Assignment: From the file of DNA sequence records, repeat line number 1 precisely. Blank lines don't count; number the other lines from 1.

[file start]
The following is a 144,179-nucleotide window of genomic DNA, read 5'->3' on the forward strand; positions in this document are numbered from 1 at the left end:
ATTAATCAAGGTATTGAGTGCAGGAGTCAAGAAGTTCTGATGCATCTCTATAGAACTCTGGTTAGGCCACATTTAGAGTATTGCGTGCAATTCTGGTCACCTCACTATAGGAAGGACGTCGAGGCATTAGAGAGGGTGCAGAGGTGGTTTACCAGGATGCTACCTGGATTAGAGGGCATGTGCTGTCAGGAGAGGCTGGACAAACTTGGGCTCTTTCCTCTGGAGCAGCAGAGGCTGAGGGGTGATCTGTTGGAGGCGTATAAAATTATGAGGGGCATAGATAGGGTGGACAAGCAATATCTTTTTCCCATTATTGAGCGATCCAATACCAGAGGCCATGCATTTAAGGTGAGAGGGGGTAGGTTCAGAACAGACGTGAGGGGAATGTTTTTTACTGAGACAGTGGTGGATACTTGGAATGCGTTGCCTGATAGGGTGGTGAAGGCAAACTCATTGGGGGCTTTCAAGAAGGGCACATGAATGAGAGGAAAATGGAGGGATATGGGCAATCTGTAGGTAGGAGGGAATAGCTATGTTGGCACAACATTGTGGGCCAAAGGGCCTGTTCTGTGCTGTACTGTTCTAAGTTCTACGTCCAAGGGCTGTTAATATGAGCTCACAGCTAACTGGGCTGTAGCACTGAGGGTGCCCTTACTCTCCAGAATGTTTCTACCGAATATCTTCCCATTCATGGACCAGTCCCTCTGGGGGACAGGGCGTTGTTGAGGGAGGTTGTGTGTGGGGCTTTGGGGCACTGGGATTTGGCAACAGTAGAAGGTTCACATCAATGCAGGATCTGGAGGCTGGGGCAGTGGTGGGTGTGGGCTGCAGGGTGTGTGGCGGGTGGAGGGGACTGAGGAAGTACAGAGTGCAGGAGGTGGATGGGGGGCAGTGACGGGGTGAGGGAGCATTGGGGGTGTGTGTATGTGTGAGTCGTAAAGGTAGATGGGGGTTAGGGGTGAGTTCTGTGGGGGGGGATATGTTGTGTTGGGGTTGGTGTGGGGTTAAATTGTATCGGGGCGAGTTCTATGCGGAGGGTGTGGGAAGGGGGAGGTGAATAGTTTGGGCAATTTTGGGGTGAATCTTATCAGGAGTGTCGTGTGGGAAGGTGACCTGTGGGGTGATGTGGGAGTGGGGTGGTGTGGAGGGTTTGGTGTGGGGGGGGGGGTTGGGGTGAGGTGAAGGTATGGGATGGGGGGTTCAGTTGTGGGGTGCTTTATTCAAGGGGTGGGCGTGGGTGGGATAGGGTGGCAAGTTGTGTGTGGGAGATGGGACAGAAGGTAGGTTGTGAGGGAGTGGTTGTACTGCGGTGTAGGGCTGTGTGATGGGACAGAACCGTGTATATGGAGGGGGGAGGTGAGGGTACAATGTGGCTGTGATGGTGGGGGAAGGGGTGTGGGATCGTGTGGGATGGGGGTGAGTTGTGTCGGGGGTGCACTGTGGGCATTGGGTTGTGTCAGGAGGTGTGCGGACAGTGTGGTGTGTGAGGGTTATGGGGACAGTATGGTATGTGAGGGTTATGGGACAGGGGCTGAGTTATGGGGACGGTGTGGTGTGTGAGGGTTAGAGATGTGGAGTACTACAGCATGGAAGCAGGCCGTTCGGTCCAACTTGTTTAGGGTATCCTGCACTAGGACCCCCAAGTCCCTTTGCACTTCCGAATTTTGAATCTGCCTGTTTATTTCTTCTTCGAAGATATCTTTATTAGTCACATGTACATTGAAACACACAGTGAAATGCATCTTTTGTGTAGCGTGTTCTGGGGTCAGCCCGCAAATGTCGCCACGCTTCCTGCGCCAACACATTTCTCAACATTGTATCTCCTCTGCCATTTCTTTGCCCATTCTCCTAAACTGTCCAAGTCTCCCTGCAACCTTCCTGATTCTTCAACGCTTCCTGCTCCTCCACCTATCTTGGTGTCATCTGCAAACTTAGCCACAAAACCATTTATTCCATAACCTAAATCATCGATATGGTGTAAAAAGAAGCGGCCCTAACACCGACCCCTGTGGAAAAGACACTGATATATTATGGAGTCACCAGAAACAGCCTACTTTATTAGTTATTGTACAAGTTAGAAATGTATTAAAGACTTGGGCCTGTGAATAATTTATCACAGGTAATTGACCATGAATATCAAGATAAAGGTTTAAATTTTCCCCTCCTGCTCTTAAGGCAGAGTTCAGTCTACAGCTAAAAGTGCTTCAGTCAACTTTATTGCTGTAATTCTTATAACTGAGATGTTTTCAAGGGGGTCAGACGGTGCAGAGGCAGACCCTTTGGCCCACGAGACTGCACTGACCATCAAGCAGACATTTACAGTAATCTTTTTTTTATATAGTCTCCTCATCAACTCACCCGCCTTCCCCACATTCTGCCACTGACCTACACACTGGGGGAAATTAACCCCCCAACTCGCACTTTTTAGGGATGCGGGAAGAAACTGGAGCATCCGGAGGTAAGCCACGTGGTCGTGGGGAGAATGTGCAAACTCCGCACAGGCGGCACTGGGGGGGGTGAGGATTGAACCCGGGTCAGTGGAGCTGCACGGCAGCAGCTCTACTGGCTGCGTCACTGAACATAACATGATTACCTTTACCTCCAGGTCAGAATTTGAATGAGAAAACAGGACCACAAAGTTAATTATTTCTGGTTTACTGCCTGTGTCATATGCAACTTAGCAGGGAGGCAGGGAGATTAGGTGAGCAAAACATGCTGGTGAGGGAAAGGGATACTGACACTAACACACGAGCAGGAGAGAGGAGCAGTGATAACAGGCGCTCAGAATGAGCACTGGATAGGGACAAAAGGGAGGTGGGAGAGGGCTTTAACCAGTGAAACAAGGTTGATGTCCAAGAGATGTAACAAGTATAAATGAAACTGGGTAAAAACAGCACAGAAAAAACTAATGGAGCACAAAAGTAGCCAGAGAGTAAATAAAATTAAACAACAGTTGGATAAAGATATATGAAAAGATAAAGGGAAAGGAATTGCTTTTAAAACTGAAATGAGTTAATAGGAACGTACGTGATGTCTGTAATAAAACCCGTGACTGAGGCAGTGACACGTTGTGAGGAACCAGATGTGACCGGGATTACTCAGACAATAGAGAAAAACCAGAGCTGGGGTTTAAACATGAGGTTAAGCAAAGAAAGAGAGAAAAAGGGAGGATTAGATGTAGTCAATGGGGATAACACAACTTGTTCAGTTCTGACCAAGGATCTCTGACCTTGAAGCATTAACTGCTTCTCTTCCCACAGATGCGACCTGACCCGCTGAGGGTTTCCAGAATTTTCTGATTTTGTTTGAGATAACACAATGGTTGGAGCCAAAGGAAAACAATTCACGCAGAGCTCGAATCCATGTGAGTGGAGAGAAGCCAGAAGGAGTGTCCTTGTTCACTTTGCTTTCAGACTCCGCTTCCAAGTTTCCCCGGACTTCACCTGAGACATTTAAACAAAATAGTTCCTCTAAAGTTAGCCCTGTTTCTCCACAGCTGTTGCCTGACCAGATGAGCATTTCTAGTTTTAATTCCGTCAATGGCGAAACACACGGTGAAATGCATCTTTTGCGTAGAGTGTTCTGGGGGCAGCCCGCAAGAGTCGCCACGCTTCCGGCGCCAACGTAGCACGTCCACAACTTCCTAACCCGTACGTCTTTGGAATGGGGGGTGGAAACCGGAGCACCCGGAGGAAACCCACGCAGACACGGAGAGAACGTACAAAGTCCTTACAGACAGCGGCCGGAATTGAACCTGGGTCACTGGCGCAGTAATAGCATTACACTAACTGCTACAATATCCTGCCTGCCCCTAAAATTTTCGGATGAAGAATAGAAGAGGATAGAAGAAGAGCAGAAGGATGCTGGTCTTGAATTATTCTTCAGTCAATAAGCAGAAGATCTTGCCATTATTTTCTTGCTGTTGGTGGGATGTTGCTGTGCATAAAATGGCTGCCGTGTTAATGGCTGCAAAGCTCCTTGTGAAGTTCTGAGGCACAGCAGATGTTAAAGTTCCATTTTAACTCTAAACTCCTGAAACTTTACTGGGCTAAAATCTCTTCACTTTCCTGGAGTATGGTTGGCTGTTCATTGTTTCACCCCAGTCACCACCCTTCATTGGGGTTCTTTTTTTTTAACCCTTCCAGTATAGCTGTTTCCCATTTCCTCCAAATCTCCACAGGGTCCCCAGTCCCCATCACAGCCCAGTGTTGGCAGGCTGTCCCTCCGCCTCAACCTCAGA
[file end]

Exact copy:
The following is a 144,179-nucleotide window of genomic DNA, read 5'->3' on the forward strand; positions in this document are numbered from 1 at the left end: